Passion, Purpose, And Persistence: Inside San Francisco’s Troya Restaurant

Pictured above: Troya owner Berk Kinalilar with his wife and daughter

When asking Troya Restaurant owner Berk Kinalilar about how Troya has fared during the COVID-19 pandemic, he’ll be quick to praise the efforts of San Francisco’s locals.

“I’ll never forget the first day of the shelter-in-place order,” Kinalilar recalls. “We came to work and I think, Oh my God, that’s it. Fifteen years in the restaurant business and twenty-two years in America. I guess this is how it’s going to end.”

Lucky for him, local patrons refused to let that happen. On the very first day of the mandate, Kinalilar received message after message from “people [who] were calling the restaurant and going ‘I want to order food. I don’t want you to go out of business.’”

By the end of the day, Troya Restaurant had made more sales than a normal business day. Kinalilar remembers being overwhelmed with gratitude, also hopeful, so maybe Troya would be able to weather the storm.

Humble Beginnings

The outpouring of public support for Troya Restaurant should come as no surprise. The establishment has been around since 2006, serving a wide variety of Turkish-Mediterranean cuisine to San Francisco locals and visitors.

The name “Troya” comes from the city of Troy, often associated with Greece but actually located in Turkey. For Kinalilar—who came to San Francisco in 1997 from Turkey—Troya Restaurant was about bringing his culture to the San Francisco area. When he and his friends dined out on weekends, he’d often be asked to take them to a Turkish restaurant. What he realized, though, was that there wasn’t one. “They were all like gyro places, fast food joints. There weren’t any proper sit down restaurants.”

After a friend mentioned wanting to sell his struggling restaurant, Kinalilar decided to take a chance. At the time, he was running his own valet service for high-end hotels and restaurants across the city, so he had a wide range of business experience. This, coupled with passion and purpose led to the creation of Troya Restaurant.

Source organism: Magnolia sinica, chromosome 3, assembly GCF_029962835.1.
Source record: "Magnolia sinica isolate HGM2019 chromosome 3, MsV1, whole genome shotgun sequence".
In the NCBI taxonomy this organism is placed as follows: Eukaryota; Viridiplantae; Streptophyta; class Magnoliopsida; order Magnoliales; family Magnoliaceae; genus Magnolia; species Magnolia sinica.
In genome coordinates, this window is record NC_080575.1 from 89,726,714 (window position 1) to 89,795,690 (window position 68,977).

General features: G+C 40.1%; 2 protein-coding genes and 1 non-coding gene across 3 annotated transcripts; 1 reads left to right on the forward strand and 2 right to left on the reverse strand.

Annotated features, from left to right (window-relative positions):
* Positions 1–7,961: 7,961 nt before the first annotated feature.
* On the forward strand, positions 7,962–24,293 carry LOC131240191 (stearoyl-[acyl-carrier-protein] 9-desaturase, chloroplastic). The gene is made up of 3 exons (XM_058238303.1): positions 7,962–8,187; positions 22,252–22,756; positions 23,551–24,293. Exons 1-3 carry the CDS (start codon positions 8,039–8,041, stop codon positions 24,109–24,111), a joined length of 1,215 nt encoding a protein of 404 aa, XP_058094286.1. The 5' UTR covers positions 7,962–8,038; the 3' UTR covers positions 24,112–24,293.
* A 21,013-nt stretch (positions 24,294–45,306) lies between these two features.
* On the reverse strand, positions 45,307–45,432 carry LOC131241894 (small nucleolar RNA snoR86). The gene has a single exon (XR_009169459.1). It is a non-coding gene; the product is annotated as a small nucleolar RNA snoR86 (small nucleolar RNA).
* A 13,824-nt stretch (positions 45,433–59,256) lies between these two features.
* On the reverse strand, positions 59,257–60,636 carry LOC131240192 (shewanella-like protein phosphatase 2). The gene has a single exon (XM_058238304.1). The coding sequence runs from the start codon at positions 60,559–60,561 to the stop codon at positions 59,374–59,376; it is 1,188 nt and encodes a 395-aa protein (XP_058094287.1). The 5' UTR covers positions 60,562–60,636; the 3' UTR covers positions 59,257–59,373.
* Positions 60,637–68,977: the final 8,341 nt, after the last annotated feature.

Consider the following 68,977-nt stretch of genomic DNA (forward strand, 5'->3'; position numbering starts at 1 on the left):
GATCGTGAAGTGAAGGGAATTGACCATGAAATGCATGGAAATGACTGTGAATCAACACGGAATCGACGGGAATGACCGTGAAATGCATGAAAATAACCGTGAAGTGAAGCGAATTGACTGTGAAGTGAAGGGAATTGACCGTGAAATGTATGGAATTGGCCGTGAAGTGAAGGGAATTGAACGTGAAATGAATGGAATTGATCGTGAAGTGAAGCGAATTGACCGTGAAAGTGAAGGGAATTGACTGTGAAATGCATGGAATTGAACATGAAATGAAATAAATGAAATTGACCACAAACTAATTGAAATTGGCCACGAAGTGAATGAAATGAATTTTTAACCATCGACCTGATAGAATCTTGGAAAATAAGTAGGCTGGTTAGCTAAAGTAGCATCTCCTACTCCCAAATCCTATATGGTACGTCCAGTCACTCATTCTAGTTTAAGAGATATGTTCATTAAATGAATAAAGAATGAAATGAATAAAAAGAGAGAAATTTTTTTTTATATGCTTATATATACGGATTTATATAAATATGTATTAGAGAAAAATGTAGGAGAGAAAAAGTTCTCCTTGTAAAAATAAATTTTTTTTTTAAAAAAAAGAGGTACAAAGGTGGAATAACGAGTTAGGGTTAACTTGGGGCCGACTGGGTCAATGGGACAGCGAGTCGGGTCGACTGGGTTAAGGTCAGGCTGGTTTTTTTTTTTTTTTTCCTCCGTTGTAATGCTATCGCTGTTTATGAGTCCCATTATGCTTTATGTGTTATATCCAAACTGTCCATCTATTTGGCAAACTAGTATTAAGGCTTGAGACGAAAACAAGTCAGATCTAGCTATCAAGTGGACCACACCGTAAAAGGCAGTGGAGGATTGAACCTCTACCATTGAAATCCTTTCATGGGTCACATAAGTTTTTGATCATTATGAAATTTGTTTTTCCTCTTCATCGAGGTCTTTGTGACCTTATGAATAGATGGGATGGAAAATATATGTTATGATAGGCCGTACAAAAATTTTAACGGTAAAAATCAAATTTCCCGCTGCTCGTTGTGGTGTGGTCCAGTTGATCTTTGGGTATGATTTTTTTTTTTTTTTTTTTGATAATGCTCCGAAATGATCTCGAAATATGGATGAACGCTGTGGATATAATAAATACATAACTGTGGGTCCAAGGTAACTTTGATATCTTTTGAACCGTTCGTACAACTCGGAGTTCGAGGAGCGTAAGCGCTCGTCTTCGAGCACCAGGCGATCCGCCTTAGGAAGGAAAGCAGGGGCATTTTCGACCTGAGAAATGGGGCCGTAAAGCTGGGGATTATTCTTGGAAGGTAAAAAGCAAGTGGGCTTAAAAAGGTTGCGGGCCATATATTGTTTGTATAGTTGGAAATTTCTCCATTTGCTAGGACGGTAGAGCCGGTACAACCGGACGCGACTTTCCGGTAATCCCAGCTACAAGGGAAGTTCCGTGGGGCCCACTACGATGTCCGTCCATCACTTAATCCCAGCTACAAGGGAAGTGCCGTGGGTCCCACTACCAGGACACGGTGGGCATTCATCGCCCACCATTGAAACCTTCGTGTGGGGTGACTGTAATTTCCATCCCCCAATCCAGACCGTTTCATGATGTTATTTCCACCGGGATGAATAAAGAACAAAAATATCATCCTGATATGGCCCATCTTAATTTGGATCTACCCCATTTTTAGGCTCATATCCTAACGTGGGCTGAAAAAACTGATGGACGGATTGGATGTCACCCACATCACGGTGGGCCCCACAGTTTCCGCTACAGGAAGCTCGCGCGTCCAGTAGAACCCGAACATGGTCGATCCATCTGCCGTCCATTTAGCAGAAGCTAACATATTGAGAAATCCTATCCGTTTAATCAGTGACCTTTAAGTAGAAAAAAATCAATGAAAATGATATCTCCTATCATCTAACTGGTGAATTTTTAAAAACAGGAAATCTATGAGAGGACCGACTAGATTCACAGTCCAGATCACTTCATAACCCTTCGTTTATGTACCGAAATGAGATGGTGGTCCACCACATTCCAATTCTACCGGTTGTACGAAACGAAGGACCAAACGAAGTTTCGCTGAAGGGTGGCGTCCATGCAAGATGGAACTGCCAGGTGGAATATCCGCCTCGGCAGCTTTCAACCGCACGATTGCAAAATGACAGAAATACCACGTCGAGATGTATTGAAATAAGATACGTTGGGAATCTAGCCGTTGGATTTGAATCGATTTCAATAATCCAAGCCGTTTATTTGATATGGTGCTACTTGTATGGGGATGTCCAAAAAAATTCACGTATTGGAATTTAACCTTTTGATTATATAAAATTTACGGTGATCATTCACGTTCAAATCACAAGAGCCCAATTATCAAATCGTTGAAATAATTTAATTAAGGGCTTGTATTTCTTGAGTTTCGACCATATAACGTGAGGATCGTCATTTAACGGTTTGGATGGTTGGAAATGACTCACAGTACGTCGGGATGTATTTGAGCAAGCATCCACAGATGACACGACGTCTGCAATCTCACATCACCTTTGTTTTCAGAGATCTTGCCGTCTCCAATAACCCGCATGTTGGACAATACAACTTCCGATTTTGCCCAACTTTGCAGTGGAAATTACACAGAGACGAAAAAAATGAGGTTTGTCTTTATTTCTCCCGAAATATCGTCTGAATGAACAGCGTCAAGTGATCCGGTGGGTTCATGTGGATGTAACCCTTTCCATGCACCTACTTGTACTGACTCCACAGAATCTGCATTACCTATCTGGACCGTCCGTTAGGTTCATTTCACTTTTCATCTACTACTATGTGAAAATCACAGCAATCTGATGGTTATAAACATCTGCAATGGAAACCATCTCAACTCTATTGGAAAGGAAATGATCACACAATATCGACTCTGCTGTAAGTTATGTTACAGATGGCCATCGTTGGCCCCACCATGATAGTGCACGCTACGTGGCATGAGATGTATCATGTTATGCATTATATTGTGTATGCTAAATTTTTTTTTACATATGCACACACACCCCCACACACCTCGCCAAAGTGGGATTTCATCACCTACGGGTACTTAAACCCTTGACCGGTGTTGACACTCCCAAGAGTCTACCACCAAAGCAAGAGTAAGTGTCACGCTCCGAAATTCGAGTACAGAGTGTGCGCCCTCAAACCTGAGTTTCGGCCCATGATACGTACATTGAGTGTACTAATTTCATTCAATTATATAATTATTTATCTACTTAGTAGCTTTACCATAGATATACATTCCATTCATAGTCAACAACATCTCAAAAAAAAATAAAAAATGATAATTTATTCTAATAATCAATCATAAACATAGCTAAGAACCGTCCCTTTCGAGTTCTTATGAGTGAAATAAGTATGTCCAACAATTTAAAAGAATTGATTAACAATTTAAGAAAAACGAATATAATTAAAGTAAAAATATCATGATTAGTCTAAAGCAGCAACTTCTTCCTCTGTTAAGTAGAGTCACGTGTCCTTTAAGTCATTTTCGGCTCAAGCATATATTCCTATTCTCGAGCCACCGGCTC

Within a few months of opening, Troya Restaurant was operating full-steam-ahead. Kinalilar credits his Turkish chef and a staff of dedicated, hard-working people for the restaurant’s early success. A self-proclaimed workaholic himself, there was never any doubt that Troya would prosper. Kinalilar is a hands-on owner. Whatever’s needed, he does. Cooking, cleaning, serving; and if he’s inexperienced with something, you can bet he’ll teach himself how to do it.

This entrepreneurial spirit has made Troya Restaurant a staple in the city. In fact, during San Francisco Chronicle food critic Michael Bauer’s legendary thirty-two year career, Troya became the first ever Turkish restaurant to receive 2.5 stars from the tough taster-of-foods.

Most recently, Kinalilar opened a new location in the SOMA. Both locations are currently open during the shelter-in-place order.

Navigating Crisis

Kinalilar and his wife are no strangers to crisis within the restaurant industry. Despite a successful two-year run upon opening in 2006, the severe economic fallout of 2008 left Kinalilar losing thousands of dollars every month for an entire year. He had no choice but to remain open. Selling wasn’t an option because no one was looking to buy, so day-to-day operations became about persistence. Celebrate the small victories and look toward the future.

The same can be said for today’s state of affairs. Unfortunately, Kinalilar has had to drastically reduce his staff. In the beginning of the shelter-in-place order, operations were run by just him, his wife, and two other employees. Now, as takeout sales and gift card purchases have increased, Kinalilar has been able to bring back a handful of staff members, with others filing for unemployment as the pandemic continues.

When asked about what people can do to help, Kinalilar is very clear: Support small businesses. “When you support a small business, you’re really touching people’s lives,” he says.

Kinalilar spends his days working to keep Troya afloat not only for him and his family, but for his employees. He sees support for small businesses as something that goes beyond just his restaurant. It’s about a community of people helping a community of businesses.

And community is what will get us through these unprecedented times.

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